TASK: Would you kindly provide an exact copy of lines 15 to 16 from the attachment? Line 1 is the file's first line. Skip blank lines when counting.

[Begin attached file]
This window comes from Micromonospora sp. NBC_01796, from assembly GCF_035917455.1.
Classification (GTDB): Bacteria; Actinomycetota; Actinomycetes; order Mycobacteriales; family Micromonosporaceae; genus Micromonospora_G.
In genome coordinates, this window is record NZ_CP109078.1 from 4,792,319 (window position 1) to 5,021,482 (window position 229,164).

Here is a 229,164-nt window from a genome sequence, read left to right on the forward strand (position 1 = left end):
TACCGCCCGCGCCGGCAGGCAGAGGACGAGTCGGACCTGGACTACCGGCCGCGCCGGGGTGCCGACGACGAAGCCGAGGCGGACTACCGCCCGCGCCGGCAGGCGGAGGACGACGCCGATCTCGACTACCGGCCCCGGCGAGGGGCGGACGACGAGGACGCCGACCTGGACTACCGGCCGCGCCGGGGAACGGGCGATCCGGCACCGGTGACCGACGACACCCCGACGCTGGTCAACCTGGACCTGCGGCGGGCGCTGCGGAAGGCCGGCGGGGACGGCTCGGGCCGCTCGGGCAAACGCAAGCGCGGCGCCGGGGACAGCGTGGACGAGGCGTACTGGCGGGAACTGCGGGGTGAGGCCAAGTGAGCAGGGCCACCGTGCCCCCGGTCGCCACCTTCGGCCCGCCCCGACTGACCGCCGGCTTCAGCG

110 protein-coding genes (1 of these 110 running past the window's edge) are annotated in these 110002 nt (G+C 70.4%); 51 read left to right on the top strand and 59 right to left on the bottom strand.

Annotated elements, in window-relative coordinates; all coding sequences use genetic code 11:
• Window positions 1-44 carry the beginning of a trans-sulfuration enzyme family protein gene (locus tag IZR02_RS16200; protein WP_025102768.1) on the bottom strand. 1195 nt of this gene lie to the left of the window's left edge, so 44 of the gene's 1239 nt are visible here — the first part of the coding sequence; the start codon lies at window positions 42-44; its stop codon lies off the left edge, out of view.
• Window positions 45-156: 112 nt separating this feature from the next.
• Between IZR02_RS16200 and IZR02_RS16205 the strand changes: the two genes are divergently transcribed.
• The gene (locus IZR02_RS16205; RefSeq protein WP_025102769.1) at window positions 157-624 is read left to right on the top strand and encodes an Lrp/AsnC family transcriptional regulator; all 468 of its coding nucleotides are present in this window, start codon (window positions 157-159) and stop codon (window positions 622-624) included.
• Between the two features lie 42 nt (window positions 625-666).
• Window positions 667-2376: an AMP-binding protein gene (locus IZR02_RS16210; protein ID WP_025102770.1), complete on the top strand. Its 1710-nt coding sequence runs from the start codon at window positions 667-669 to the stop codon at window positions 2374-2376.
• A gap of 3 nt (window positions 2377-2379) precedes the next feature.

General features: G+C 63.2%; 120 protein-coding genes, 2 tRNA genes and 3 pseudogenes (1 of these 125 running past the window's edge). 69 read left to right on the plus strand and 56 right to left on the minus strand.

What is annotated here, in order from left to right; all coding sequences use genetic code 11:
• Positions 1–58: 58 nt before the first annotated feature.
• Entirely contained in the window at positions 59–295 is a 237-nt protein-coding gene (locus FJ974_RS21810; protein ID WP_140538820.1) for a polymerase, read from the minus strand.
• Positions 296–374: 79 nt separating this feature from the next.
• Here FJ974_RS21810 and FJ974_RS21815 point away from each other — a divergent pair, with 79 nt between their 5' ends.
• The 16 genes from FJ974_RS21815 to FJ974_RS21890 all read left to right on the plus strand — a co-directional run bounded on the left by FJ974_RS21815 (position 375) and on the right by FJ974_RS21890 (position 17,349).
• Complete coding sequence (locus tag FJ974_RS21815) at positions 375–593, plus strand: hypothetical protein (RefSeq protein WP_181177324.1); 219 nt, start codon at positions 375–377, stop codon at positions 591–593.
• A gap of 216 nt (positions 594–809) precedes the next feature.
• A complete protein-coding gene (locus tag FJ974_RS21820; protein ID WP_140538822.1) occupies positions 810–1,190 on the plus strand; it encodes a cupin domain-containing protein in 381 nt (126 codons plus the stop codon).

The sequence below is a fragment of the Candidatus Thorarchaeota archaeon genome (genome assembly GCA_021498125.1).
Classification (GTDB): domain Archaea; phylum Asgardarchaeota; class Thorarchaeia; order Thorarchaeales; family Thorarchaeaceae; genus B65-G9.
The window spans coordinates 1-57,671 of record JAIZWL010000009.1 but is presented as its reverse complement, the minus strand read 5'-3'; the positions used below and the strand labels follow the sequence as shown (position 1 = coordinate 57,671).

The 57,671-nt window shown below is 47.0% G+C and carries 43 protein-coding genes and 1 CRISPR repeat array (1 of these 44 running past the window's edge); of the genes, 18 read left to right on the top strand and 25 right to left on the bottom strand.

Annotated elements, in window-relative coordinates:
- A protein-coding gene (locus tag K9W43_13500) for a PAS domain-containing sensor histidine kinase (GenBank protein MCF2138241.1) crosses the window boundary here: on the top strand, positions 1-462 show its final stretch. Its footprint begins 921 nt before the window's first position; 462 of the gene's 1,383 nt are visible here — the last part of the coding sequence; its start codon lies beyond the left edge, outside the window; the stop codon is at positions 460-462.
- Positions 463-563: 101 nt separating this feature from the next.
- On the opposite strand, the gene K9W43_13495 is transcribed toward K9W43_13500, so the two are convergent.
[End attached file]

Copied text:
General features: G+C 63.2%; 120 protein-coding genes, 2 tRNA genes and 3 pseudogenes (1 of these 125 running past the window's edge). 69 read left to right on the plus strand and 56 right to left on the minus strand.

What is annotated here, in order from left to right; all coding sequences use genetic code 11: